Utah became one of 30 states that added to Google’s mushrooming legal woes Thursday, accusing the Silicon Valley titan of illegally arranging its search results to push out smaller rivals.
One day after Utah and nine other states accused Google of abusing its dominance in advertising and overcharging publishers, and two months after the Justice Department said the company’s deals with other tech giants throttled competition, the bipartisan group of state prosecutors said in a lawsuit Thursday that Google downplayed websites that let users search for information in specialized areas like home repair services and travel reviews. Prosecutors also accused the company of using exclusive deals with phone-makers like Apple to prioritize Google’s search service over rivals like Firefox and DuckDuckGo.
That suppression, the states said in their lawsuit, has locked in Google’s nearly 90% market dominance in search and has made it impossible for the smaller companies to grow into formidable competitors. Google has sought to extend that dominance to new venues like home voice assistants, said the prosecutors, from states including Colorado, Nebraska, New York and Utah.
“These are history-defining lawsuits, particularly when it comes to technology,” said Utah Attorney General Sean Reyes in a news release.
Reyes said Google has abused its hyper-dominance in the market to force websites to give up valuable data, leverage its dominant position into other markets, grow its supremacy in the browser arena and favor its own line of products.
“If Google will stop its abusive practices, we have no problem allowing the company to innovate, compete aggressively and thrive,” he said. “Google should be credited for a number of things it’s done right in the market. But it should leverage its ‘right’ not ‘might’ going forward.”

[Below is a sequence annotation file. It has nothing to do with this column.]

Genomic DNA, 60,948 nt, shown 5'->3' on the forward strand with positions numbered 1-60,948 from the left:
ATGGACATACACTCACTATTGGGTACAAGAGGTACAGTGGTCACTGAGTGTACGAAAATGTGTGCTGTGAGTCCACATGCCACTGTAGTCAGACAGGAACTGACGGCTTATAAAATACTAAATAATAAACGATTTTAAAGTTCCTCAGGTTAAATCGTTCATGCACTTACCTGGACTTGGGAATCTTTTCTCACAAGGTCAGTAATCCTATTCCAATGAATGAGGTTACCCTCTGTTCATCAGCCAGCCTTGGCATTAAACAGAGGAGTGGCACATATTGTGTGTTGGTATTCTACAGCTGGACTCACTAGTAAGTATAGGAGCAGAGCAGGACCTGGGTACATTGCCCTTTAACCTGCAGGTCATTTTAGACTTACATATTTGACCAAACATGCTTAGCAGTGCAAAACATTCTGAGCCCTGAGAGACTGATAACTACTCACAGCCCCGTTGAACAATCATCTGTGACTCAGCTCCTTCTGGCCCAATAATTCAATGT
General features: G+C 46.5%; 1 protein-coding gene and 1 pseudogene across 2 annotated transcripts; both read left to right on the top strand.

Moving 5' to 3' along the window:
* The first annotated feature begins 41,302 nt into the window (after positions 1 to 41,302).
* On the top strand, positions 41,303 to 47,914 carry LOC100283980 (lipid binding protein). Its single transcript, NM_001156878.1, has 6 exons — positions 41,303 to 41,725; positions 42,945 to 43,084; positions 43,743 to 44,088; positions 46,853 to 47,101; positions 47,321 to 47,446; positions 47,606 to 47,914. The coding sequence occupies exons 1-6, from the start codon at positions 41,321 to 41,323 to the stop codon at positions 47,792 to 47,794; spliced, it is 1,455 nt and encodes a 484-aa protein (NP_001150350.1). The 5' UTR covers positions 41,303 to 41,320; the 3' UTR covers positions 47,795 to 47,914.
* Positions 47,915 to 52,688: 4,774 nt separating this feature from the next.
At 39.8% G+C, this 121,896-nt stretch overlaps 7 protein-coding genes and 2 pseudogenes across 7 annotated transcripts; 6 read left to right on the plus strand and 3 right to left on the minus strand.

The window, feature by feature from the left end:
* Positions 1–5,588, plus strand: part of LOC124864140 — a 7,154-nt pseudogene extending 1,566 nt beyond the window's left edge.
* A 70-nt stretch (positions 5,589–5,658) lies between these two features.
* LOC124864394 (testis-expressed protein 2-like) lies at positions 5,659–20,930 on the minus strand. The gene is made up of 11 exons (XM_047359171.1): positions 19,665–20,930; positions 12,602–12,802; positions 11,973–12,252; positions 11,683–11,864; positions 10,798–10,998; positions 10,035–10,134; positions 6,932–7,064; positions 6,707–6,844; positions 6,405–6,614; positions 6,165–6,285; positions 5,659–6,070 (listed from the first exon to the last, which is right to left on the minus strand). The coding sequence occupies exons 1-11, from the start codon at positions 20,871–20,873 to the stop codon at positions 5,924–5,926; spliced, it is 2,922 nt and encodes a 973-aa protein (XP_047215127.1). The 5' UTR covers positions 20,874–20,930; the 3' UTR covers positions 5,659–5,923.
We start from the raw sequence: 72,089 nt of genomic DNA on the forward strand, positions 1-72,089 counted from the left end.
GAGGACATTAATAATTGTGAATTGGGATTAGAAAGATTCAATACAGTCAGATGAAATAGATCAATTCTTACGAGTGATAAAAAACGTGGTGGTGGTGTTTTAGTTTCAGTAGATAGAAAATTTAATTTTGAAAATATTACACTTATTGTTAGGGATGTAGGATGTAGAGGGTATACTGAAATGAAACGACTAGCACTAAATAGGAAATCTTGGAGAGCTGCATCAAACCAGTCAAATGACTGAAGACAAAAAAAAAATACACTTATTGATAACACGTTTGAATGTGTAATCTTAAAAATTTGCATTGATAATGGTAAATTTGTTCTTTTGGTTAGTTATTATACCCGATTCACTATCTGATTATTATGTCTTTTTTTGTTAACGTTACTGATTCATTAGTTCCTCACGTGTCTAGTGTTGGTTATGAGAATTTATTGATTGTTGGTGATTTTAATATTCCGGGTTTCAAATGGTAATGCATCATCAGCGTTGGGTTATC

The cascade of lawsuits against Google, which the company says it will fight in court, are indicative of the growing backlash against the largest tech companies, a movement that increasingly looks like it will usher in major changes for some of the world’s most popular digital services.
Critics have argued for years that Google, Apple, Facebook and Amazon built sprawling empires over commerce, communications and culture, and then abused their growing power. But only recently have federal or state regulators brought major cases against them.
The Federal Trade Commission and 40 state attorneys general last week accused Facebook of buying smaller rivals like Instagram and WhatsApp to maintain its dominance, in a case that threatens to break the company apart. Regulators in Washington and around the country are also investigating Amazon and Apple.
In addition, Democratic and Republican political leaders have assumed a far more aggressive stance against the industry, including pushing changes to a once-sacrosanct law that protects sites from liability for the content posted by their users.
Sen. Mike Lee went after Google in August, accusing the company of being biased against conservatives. He said in a letter to the company’s leaders that their “heavy-handed censorship” is the sort of “degraded quality” one expects to see from a monopoly.